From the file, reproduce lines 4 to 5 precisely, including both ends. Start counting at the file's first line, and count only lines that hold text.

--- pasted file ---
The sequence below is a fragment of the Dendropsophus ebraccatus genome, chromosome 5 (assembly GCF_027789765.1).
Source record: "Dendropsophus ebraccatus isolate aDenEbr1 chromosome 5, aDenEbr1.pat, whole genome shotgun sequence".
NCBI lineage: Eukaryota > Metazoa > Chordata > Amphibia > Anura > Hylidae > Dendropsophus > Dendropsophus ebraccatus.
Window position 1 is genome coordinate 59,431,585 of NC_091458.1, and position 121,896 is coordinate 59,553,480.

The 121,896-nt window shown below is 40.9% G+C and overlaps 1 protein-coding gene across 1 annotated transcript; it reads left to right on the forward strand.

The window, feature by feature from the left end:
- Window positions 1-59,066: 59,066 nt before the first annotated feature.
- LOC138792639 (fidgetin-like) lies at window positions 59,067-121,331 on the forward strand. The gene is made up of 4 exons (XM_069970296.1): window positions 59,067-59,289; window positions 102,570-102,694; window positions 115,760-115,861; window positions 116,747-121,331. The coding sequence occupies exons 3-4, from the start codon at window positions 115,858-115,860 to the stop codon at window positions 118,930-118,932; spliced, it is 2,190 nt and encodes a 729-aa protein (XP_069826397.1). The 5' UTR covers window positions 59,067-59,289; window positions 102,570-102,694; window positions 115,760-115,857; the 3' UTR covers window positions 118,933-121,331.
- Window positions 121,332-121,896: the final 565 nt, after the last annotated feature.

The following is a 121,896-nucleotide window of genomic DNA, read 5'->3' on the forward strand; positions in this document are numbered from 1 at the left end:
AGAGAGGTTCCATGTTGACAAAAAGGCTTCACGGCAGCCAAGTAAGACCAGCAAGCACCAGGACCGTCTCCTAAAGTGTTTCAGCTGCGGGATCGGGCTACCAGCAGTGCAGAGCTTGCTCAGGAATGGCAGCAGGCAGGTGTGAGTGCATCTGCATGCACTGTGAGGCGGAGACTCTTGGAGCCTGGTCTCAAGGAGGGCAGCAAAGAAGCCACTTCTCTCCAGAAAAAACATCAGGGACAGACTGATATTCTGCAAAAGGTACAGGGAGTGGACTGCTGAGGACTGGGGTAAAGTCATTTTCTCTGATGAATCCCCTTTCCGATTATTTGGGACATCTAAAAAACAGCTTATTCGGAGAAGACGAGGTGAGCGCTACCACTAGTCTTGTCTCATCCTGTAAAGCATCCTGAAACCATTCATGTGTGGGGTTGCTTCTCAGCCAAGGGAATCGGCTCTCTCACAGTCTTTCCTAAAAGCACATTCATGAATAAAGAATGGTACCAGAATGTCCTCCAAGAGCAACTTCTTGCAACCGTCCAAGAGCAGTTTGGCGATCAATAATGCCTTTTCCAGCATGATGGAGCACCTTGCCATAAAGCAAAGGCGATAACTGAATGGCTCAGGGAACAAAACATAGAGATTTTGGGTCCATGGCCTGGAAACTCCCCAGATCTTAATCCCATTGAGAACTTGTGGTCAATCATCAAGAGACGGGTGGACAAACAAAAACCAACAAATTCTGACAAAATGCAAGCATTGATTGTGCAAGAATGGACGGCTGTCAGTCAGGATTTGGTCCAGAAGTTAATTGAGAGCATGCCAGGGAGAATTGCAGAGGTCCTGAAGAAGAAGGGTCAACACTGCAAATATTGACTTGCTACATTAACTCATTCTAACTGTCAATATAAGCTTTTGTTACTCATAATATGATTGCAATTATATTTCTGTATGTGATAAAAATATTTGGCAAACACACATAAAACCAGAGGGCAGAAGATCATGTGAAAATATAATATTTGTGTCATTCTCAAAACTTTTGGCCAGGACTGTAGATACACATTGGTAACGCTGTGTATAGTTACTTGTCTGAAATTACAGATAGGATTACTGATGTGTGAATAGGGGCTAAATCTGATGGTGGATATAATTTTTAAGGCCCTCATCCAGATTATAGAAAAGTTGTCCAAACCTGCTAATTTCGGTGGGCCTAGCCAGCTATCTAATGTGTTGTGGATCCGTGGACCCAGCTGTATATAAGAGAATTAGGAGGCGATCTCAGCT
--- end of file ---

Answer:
Window position 1 is genome coordinate 59,431,585 of NC_091458.1, and position 121,896 is coordinate 59,553,480.

The 121,896-nt window shown below is 40.9% G+C and overlaps 1 protein-coding gene across 1 annotated transcript; it reads left to right on the forward strand.